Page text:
If you’re into the slow horror, the not-so-direct horror, and intrigued by the synopsis and title, I highly recommend We Have Always Lived in the Castle. It was awesome and creepy in so many ways. 

Star 4

Review – A Book of Spirits and Thieves (Spirits and Thieves #1) by Morgan Rhodes

 

A Book of Spirits and Thieves (Spirits and Thieves #1)

By Morgan Rhodes

Summary: Modern-day sisters discover deadly ancient magic in book 1 of this Falling Kingdoms spin-off series!

Worlds collide in this suspenseful, page-turning Falling Kingdoms spin-off series, which explores a whole new side of Mytica—and an even darker version of its magic.

Crystal Hatcher, Modern-day Toronto: It’s a normal afternoon in her mother’s antique bookshop when Crys witnesses the unthinkable: her little sister Becca collapses into a coma after becoming mesmerized by a mysterious book written in an unrecognizable language.

Maddox Corso, Ancient Mytica: Maddox Corso doesn’t think much of it when he spots an unfamiliar girl in his small village. Until, that is, he realizes that she is a spirit, and he is the only one who can see or hear her. Her name is Becca Hatcher, and she needs Maddox to help get her home.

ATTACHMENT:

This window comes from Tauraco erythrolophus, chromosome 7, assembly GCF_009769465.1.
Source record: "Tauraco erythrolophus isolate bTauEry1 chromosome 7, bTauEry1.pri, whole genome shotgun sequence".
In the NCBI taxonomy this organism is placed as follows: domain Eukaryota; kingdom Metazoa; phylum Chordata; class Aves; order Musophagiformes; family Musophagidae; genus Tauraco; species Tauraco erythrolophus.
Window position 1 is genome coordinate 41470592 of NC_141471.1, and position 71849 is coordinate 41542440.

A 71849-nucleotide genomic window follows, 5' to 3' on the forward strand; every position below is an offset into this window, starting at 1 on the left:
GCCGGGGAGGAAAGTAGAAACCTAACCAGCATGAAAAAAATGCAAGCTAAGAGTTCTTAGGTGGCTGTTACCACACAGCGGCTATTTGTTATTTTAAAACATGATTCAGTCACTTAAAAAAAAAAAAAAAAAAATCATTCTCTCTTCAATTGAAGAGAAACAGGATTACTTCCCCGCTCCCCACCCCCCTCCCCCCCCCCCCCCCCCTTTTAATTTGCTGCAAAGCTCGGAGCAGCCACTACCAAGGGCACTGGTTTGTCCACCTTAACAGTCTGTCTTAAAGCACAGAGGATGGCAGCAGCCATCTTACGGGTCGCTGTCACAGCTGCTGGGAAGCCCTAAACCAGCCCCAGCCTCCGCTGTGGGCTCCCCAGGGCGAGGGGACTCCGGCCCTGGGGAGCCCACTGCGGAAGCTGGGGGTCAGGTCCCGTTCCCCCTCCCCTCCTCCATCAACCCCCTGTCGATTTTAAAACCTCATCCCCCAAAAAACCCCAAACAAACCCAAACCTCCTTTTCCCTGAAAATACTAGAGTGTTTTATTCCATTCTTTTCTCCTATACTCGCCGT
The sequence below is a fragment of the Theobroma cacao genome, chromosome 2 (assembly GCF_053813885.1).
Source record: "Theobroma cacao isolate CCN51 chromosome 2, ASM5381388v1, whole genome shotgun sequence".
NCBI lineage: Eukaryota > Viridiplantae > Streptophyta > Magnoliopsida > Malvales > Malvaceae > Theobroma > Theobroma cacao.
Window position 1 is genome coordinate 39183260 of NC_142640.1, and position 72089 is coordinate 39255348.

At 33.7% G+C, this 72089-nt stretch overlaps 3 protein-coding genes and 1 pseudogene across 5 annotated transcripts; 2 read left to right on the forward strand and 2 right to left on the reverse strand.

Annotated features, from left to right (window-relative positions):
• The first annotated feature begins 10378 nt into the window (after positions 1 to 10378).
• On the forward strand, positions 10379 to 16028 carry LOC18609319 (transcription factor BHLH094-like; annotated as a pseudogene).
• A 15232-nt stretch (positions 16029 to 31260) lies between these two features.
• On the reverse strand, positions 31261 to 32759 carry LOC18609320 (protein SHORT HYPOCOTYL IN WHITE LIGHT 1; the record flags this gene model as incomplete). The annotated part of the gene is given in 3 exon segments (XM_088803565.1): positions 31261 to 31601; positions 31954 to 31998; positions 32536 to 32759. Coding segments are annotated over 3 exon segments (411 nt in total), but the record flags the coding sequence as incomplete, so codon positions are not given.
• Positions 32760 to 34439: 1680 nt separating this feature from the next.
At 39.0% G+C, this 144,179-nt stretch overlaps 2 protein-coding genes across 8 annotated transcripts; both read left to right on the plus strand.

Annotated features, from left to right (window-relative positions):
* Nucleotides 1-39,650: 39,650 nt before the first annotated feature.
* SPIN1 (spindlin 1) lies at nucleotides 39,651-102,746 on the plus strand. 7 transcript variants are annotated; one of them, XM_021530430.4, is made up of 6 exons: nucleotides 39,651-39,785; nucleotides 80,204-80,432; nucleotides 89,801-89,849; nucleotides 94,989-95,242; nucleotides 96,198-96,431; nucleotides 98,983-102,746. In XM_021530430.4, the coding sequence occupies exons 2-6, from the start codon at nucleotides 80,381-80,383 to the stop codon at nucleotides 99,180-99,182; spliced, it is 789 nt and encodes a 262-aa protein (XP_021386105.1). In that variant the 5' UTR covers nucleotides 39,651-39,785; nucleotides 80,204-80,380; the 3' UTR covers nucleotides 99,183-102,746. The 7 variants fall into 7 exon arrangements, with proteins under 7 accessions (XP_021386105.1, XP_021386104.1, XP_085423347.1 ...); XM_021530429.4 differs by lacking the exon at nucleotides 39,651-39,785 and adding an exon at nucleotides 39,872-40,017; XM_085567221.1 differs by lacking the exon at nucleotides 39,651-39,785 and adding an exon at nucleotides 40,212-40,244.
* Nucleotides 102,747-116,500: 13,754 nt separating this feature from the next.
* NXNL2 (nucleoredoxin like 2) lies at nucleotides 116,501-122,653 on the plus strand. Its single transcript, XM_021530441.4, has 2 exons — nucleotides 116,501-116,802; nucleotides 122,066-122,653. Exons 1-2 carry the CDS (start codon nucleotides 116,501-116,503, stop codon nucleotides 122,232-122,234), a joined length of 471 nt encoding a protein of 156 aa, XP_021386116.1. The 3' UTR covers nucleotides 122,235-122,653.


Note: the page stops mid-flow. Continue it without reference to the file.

Farrell Grayson, Modern-day Toronto: Rich and aimless Farrell Grayson is thrilled when the mysterious leader of the ultra-secret Hawkspear Society invites him into the fold. But when he learns exactly what he has to do to prove himself, Farrell starts to question everything he thought he knew about family, loyalty, and himself….
Fate has brought these young people together, but ancient magic threatens to rip them apart. 

Source: I purchased a paperback

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Review: